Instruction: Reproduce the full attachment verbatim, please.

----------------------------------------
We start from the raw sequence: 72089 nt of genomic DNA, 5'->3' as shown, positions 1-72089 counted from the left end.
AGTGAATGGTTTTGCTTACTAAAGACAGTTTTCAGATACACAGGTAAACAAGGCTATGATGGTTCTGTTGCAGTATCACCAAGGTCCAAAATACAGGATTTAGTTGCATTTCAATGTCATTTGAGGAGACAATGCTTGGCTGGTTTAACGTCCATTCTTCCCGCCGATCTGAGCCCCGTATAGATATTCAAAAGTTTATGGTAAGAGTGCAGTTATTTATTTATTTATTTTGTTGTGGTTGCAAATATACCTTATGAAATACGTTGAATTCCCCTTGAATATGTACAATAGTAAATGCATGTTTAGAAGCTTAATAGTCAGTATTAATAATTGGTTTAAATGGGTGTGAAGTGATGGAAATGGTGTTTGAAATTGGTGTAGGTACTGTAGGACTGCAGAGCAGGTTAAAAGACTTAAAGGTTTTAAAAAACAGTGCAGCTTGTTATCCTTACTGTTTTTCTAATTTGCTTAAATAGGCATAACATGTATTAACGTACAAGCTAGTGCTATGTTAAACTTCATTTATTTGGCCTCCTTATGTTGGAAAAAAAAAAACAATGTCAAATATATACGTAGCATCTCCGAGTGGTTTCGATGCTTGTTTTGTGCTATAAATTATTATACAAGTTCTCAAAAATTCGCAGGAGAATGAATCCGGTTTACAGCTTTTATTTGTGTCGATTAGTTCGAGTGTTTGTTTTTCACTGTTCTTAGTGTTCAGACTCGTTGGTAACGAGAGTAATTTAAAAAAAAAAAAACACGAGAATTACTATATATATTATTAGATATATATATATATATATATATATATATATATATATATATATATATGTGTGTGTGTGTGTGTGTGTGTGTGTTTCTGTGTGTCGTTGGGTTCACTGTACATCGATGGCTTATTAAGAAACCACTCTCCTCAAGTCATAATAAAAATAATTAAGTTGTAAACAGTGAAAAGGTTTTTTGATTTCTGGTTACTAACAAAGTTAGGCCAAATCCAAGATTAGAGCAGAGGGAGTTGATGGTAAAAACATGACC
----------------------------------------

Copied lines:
We start from the raw sequence: 72089 nt of genomic DNA, 5'->3' as shown, positions 1-72089 counted from the left end.
AGTGAATGGTTTTGCTTACTAAAGACAGTTTTCAGATACACAGGTAAACAAGGCTATGATGGTTCTGTTGCAGTATCACCAAGGTCCAAAATACAGGATTTAGTTGCATTTCAATGTCATTTGAGGAGACAATGCTTGGCTGGTTTAACGTCCATTCTTCCCGCCGATCTGAGCCCCGTATAGATATTCAAAAGTTTATGGTAAGAGTGCAGTTATTTATTTATTTATTTTGTTGTGGTTGCAAATATACCTTATGAAATACGTTGAATTCCCCTTGAATATGTACAATAGTAAATGCATGTTTAGAAGCTTAATAGTCAGTATTAATAATTGGTTTAAATGGGTGTGAAGTGATGGAAATGGTGTTTGAAATTGGTGTAGGTACTGTAGGACTGCAGAGCAGGTTAAAAGACTTAAAGGTTTTAAAAAACAGTGCAGCTTGTTATCCTTACTGTTTTTCTAATTTGCTTAAATAGGCATAACATGTATTAACGTACAAGCTAGTGCTATGTTAAACTTCATTTATTTGGCCTCCTTATGTTGGAAAAAAAAAAACAATGTCAAATATATACGTAGCATCTCCGAGTGGTTTCGATGCTTGTTTTGTGCTATAAATTATTATACAAGTTCTCAAAAATTCGCAGGAGAATGAATCCGGTTTACAGCTTTTATTTGTGTCGATTAGTTCGAGTGTTTGTTTTTCACTGTTCTTAGTGTTCAGACTCGTTGGTAACGAGAGTAATTTAAAAAAAAAAAAACACGAGAATTACTATATATATTATTAGATATATATATATATATATATATATATATATATATATATATATATATGTGTGTGTGTGTGTGTGTGTGTGTGTTTCTGTGTGTCGTTGGGTTCACTGTACATCGATGGCTTATTAAGAAACCACTCTCCTCAAGTCATAATAAAAATAATTAAGTTGTAAACAGTGAAAAGGTTTTTTGATTTCTGGTTACTAACAAAGTTAGGCCAAATCCAAGATTAGAGCAGAGGGAGTTGATGGTAAAAACATGACC